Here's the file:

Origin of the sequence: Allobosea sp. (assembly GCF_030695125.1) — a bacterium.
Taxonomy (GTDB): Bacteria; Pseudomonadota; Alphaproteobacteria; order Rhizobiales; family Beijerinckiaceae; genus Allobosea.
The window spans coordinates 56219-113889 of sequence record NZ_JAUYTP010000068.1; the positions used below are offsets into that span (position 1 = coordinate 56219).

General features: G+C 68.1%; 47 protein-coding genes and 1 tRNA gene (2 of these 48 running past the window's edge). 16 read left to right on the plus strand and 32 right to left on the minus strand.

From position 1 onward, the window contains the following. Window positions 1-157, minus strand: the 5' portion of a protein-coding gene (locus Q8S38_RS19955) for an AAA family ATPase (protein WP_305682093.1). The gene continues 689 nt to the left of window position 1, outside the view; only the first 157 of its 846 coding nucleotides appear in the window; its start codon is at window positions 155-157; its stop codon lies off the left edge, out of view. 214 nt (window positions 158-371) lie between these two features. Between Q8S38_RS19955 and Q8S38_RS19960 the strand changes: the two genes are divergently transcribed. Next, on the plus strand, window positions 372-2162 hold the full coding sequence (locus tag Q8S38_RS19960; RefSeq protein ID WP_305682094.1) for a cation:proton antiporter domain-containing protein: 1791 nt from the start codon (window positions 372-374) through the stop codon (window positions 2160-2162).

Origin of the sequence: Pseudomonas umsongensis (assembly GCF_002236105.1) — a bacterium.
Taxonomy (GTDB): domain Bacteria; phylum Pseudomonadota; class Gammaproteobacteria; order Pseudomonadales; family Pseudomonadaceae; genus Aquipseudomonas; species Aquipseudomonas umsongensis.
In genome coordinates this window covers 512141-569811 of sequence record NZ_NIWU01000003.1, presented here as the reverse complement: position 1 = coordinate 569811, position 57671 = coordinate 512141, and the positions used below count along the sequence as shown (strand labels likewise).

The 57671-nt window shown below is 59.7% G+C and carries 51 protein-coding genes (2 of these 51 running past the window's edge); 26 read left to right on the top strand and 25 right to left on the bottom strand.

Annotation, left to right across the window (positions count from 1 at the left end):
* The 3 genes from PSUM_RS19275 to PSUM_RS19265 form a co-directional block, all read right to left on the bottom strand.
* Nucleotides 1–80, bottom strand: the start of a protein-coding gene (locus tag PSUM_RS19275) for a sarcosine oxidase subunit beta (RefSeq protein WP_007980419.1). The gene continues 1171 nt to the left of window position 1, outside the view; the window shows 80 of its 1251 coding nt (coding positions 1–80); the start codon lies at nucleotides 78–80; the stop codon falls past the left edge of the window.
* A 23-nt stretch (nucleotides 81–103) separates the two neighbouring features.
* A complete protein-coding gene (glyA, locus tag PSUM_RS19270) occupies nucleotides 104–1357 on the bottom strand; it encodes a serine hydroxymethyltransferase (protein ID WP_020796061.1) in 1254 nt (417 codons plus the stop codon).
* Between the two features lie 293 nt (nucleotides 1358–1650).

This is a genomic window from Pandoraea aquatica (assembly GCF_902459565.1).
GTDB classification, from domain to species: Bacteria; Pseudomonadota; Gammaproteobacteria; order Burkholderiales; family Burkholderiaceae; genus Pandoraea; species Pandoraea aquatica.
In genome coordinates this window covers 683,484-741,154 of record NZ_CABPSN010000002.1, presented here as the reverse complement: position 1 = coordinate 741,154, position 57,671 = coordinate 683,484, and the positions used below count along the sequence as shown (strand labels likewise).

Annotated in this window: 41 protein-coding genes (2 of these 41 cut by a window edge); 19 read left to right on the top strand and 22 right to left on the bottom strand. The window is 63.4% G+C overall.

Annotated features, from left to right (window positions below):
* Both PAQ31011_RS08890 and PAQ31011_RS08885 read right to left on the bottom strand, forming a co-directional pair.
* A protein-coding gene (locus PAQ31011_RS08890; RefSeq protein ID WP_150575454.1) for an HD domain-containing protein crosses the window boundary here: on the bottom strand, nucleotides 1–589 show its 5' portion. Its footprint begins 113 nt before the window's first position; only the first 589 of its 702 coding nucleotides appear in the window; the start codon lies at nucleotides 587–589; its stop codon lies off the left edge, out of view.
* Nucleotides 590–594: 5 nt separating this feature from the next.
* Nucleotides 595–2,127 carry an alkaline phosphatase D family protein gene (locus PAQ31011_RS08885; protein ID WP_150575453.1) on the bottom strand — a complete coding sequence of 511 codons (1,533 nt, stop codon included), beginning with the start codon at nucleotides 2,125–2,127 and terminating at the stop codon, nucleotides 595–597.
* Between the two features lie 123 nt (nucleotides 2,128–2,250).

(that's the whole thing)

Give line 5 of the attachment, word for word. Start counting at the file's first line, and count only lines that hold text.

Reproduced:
From position 1 onward, the window contains the following. Window positions 1-157, minus strand: the 5' portion of a protein-coding gene (locus Q8S38_RS19955) for an AAA family ATPase (protein WP_305682093.1). The gene continues 689 nt to the left of window position 1, outside the view; only the first 157 of its 846 coding nucleotides appear in the window; its start codon is at window positions 155-157; its stop codon lies off the left edge, out of view. 214 nt (window positions 158-371) lie between these two features. Between Q8S38_RS19955 and Q8S38_RS19960 the strand changes: the two genes are divergently transcribed. Next, on the plus strand, window positions 372-2162 hold the full coding sequence (locus tag Q8S38_RS19960; RefSeq protein ID WP_305682094.1) for a cation:proton antiporter domain-containing protein: 1791 nt from the start codon (window positions 372-374) through the stop codon (window positions 2160-2162).